Mylan (MYL) reported Q2 results that were fairly good — as did pending merger partner, Upjohn.
As a quick reminder, Mylan and Upjohn (the off-patent drug portfolio of Pfizer) are set to merge later this year to form a large generics + off-patent drug manufacturer.
Revenue declined 4% to $2.73bn and adjusted earnings grew 8% to $574m — YTD revenue is flat and earnings are up 9%.
After a few years of the International business carrying performance, US performance is now starting to turn the corner…
Operating cash flow was $380m in the quarter — debt repayment has been a huge focus over the past 3.5 years as they’ve paid down nearly $3.7bn in total debt since then.
Upjohn Q2 performance was as planned — revenue was down 31% in total as they lap the Lyrica patent expiration that happened in July 2019 — Lyrica sales in the US were down 94% in Q2!
And Upjohn guidance was unchanged — $8-8.5bn sales and $3.8-4.2bn EBITDA
x $16 stock price
= $8.3bn market cap
Net debt is $11.9bn
= ~$20.2bn enterprise value
Guidance calls for roughly $11.75bn in sales and $3.5bn in EBITDA — that leaves the stock currently trading at 5.8x EV/EBITDA.
Trailing free cash flow is $1.5bn leaving Mylan right at a 5.5x FCF multiple (also cheap).
With the pending Upjohn merger, who really cares what standalone Mylan looks like? Pro-forma for the merger:
1.21bn shares outstandingx $16 stock price= $19.4bn market cap
Net debt is ~$24bn= $43.4bn enterprise value
Guidance for the combined business is unchanged at about $7bn so call it 6.2x EV/EBITDA with 3.4x leverage.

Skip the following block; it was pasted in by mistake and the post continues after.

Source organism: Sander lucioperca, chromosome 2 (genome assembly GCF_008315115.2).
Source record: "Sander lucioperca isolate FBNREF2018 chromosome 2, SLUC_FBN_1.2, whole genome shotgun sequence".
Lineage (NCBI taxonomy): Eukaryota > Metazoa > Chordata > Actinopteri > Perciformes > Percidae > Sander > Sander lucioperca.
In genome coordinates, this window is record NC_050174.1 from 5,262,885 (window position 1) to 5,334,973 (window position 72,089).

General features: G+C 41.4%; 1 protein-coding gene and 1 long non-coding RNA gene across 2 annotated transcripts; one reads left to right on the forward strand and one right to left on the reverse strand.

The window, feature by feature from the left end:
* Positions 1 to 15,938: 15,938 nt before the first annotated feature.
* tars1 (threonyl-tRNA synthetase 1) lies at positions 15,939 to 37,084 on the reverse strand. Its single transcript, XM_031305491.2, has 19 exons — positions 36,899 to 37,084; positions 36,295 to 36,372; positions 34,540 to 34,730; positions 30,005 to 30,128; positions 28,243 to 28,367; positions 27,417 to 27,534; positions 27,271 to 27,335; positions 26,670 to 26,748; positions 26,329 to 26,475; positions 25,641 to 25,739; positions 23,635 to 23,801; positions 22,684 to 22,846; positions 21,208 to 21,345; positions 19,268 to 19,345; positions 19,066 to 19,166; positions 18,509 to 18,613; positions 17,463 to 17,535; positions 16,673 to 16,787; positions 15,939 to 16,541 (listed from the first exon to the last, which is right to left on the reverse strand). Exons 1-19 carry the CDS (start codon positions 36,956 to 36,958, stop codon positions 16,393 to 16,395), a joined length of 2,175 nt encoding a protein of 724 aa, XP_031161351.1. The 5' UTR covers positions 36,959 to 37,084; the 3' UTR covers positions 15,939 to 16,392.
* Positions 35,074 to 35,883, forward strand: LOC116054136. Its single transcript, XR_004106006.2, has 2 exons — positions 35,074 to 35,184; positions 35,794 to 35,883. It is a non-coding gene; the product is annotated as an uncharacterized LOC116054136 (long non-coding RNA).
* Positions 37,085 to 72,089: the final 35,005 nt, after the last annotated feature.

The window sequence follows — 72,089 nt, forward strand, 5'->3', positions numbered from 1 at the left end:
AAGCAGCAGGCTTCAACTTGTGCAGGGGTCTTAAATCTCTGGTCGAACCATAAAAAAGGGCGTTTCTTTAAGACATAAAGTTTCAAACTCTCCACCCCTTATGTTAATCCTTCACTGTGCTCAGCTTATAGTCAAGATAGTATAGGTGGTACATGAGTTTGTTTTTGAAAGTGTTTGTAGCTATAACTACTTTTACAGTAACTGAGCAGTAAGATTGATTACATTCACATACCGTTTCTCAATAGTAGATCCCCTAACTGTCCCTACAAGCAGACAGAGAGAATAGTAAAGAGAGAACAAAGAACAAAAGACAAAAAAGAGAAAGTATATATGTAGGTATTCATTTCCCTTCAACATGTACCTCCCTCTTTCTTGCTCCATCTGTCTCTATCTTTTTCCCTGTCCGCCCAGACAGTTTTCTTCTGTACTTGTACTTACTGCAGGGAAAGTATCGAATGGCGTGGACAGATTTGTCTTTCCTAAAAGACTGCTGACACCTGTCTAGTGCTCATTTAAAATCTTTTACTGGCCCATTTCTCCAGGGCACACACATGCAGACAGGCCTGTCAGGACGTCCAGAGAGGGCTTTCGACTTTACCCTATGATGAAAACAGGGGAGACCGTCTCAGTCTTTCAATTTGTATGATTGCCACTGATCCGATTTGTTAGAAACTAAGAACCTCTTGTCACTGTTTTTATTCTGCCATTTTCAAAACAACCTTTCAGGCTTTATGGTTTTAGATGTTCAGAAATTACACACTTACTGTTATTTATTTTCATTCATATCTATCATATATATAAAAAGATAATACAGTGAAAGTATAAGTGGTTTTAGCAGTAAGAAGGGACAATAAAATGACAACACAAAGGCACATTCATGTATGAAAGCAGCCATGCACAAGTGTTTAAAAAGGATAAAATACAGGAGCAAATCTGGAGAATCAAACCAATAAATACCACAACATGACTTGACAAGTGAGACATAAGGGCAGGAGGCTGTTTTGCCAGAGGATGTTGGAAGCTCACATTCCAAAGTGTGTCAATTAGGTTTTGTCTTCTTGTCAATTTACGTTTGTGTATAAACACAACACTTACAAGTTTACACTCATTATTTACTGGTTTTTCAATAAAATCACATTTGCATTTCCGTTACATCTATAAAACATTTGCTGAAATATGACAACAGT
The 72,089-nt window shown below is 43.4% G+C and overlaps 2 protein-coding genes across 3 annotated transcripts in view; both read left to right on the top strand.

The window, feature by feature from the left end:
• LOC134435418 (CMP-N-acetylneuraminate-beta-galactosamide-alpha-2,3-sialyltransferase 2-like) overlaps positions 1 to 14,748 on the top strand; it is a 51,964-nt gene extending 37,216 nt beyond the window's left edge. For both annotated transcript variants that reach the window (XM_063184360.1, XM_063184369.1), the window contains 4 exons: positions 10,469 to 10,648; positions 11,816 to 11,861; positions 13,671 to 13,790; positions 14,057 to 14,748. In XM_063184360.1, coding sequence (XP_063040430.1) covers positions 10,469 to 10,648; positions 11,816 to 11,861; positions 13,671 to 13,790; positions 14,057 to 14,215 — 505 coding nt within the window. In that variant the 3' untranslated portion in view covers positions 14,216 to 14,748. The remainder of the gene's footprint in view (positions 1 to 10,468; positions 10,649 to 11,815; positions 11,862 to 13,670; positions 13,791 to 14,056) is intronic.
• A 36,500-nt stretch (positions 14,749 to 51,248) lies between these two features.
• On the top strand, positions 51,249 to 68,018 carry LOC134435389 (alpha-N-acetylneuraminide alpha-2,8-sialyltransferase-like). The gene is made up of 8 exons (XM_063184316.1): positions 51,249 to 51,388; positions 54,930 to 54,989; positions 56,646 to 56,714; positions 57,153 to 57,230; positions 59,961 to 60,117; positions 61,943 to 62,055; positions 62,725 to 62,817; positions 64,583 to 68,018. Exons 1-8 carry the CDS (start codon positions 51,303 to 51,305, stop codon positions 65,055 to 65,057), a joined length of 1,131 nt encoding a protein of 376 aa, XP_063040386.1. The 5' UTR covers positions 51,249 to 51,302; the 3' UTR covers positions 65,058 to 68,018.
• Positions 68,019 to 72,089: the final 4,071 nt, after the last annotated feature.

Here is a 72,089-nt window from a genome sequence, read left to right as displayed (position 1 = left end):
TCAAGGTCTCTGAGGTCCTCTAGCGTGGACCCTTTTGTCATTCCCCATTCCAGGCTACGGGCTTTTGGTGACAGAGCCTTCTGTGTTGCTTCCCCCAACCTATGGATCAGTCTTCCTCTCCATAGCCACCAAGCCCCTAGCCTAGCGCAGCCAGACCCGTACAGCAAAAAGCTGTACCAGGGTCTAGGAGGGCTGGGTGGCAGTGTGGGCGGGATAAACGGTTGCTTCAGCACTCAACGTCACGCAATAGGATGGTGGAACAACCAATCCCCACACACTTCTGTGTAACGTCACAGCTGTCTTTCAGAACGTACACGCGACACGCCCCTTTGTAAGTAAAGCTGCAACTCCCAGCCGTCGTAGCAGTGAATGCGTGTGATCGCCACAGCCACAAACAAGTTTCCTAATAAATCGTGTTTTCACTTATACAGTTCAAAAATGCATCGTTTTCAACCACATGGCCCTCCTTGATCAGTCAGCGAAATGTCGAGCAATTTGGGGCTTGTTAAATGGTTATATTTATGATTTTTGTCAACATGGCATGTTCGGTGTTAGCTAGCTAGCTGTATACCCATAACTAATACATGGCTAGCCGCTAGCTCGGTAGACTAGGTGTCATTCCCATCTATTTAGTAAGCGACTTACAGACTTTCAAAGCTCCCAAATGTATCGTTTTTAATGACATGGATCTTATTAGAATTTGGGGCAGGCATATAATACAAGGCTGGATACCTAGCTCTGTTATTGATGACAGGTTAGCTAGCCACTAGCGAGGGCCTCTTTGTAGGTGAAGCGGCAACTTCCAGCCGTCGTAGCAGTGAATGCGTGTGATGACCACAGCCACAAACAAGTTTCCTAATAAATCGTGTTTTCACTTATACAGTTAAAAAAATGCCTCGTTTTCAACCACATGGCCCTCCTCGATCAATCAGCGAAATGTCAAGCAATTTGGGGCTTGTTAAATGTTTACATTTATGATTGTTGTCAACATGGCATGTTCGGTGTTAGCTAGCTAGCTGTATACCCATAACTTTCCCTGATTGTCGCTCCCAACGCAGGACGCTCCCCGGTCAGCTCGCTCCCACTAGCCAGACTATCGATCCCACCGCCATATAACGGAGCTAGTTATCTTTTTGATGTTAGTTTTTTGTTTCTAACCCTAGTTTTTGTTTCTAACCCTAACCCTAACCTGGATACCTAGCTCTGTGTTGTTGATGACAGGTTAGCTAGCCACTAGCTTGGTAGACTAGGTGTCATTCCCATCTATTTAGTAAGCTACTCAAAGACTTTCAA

Taking a lazy approach and pricing this pro-forma business similar to competitor Teva and another higher levered pharma player Baush + Lomb should yield an EBITDA multiple of 7-7.5x = $22 stock price in the near future.
Beyond that, this should be worth $36+ per share after they hit the 2.5x leverage target and near the $8bn EBITDA mark. Investors will also start receiving a 5% dividend yield after the merger is completed.
Management is certainly making the case that Mylan-Upjohn (known as Viatris) should be worth at least as much as peers…
- Management commented this could be the final standalone Mylan earnings call, indicating the merger with Upjohn is nearing completion — Upjohn has already raised the necessary debt to complete the merger as well
- Biosimilars (generic versions of complex drugs) are a potentially huge growth area for Mylan — recent article discussing biosimilars for Pfizer
- Upjohn’s off-patent drug business is ridiculously profitable — close to 58% EBIT margins from 2017-2019 and in 1H 2020.
- Here’s a link to the updated information statement regarding the merger